There has never been a women’s luge athlete who has won more World Cup medals than Natalie Geisenberger. Same goes for world championship medals, same goes for Olympic medals.
Her resume is beyond compare.
So she’s the best ever to slide, right?
“No,” she says, adamantly. “I’m not the best.”
She may not think so, but plenty of people in the luge world think otherwise. There may no other athlete at the Pyeongchang Olympics — not Lindsey Vonn, not Mikaela Shiffrin, not Nathan Chen — more expected to win than Geisenberger, the star attraction of a juggernaut German luge program that has been miles ahead of the rest of the world for generations.
“I’m not one who looks to the number of races or being on the podium,” Geisenberger said .
Maybe she should. Here’s a baffling comparison: The United States, in its entire World Cup luge history, has 45 gold medals. Geisenberger has 43 golds in singles races alone, 64 when adding her appearances in relay events and 117 total medals just from World Cup events.
She has 12 world championship medals and three Olympic medals, both tying for the best ever. In Germany, she is considered an absolute sporting superstar — whether she wants the spotlight or not.
“The motivation is that I like what I do, I love what I do,” Geisenberger said. “I like the sport. I love to race against other people, to fight against myself and I like to be successful. I know the feeling to stand on the podium, on the top. I know the feeling when the national anthem is playing. I’m addicted to that feeling.”
Germans don’t win every race. It just seems that way. Geisenberger is the defending Olympic champion who won 13 medals in 13 races in World Cup singles competition this season. Two-time defending men’s Olympic champion Felix Loch led all men with eight singles medals. The doubles team of Toni Eggert and Sascha Benecken medaled in 12 of 13 events, winning gold in 10 of them.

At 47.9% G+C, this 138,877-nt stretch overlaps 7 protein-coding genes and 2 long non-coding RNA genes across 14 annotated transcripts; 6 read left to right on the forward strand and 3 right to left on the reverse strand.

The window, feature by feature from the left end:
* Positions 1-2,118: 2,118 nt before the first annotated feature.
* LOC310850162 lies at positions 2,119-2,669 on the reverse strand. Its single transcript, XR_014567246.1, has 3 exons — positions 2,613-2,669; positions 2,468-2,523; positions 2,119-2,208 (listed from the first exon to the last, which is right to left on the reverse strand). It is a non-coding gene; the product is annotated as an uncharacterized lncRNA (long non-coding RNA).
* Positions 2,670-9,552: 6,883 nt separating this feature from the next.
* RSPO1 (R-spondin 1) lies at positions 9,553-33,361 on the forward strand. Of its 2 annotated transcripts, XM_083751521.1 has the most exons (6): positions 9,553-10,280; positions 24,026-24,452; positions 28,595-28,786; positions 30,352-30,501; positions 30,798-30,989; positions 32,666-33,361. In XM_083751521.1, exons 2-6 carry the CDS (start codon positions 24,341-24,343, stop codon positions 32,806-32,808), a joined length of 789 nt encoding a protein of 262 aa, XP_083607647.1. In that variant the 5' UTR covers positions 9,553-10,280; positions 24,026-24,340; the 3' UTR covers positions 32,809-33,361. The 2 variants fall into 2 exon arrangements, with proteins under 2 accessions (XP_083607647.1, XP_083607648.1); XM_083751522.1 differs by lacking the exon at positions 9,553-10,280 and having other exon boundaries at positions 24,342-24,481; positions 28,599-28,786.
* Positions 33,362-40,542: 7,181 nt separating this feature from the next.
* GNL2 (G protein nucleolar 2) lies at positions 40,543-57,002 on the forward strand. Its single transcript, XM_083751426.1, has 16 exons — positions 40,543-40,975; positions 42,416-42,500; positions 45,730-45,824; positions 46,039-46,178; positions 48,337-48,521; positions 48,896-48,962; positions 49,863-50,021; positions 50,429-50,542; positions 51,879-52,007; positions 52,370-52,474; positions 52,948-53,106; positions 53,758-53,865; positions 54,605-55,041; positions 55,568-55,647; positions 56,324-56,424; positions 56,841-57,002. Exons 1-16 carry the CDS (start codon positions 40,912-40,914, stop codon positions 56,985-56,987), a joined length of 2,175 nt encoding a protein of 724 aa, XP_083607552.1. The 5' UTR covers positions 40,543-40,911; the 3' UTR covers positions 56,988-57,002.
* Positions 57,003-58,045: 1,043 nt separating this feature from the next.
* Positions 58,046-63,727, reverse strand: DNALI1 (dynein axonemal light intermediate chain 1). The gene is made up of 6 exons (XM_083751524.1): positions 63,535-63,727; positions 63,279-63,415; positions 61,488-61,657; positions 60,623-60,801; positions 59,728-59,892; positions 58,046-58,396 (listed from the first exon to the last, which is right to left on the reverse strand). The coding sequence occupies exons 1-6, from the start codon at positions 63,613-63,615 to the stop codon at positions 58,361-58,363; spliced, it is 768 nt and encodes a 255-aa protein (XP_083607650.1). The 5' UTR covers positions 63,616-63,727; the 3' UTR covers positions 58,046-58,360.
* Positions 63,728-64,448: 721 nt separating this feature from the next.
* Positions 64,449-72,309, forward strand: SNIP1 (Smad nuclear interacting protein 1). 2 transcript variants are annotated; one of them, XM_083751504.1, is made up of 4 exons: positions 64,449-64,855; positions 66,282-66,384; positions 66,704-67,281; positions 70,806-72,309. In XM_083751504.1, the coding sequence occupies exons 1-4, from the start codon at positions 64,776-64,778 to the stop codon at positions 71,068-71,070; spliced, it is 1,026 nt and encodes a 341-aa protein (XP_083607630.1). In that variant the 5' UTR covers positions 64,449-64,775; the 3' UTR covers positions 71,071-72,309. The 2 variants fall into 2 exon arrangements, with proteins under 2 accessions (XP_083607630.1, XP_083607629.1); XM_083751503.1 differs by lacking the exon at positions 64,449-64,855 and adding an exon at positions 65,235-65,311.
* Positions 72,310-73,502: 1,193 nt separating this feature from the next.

Add up all the World Cup races from this winter, and the rest of the world won 17. Germany won 28.
“I don’t know what the magic ingredient is,” said U.S. women’s luge veteran Erin Hamlin, a two-time world champion and the 2014 Olympic women’s bronze medalist. “They’re competitors. They come out on race day and you can pretty much bet they’re going to go faster than they did all week in training. Happens all the time. They’re breaking track records almost every week.”
Loch is trying to be only the second man to win three consecutive Olympic luge gold medals. The other, of course, was a German — Georg Hackl did it in 1992, 1994 and 1998. Geisenberger could be the first woman to win three Olympic luge golds, after winning in singles and as part of the team relay at Sochi in 2014.
“I like the sport very much and that’s the important thing,” said Loch, who’s only 28 and plans on going through at least one more Olympic cycle. “I like sliding, the feeling, the speed. That’s what’s so cool about the sport.”
They make it seem so simple.
It is anything but. Luge is highly technical, with the quality of equipment every bit as important as the slider’s technique. The Germans have four tracks, which is more than any other nation, so they have the best home-ice advantage in the sport. And they’re an extremely well-funded program, which never hurts.
That, along with the widespread belief that they have some secrets to get the most out of their sleds, frustrates other sliders in countless ways.
Take Loch’s final run on the Americans’ home track in Lake Placid, New York, earlier this season: He bounced off walls, was late into some curves, didn’t exit some others on the fastest possible line, and all that often means a slider loses time. But Loch somehow crossed the line with one of the fastest times in the heat, which baffled some of his competitors.
“It’s tough to understand how that happens,” U.S. men’s veteran Chris Mazdzer said.
Geisenberger turns 30 on Monday, and could easily keep going through the 2022 Olympics if so inclined. If she knows what her future is, she’s not telling — though it is expected that she’ll be back next season since the world championships are in Germany.
For now, all she’s thinking about is Pyeongchang. And if anyone other than Geisenberger wins gold, it’ll be an upset.
“I have not said that I will stop after the Olympics, and I have not said I will continue for sure,” Geisenberger said. “If my body is still OK and if I’m still hungry for success, I will continue. If not, I will stop.”
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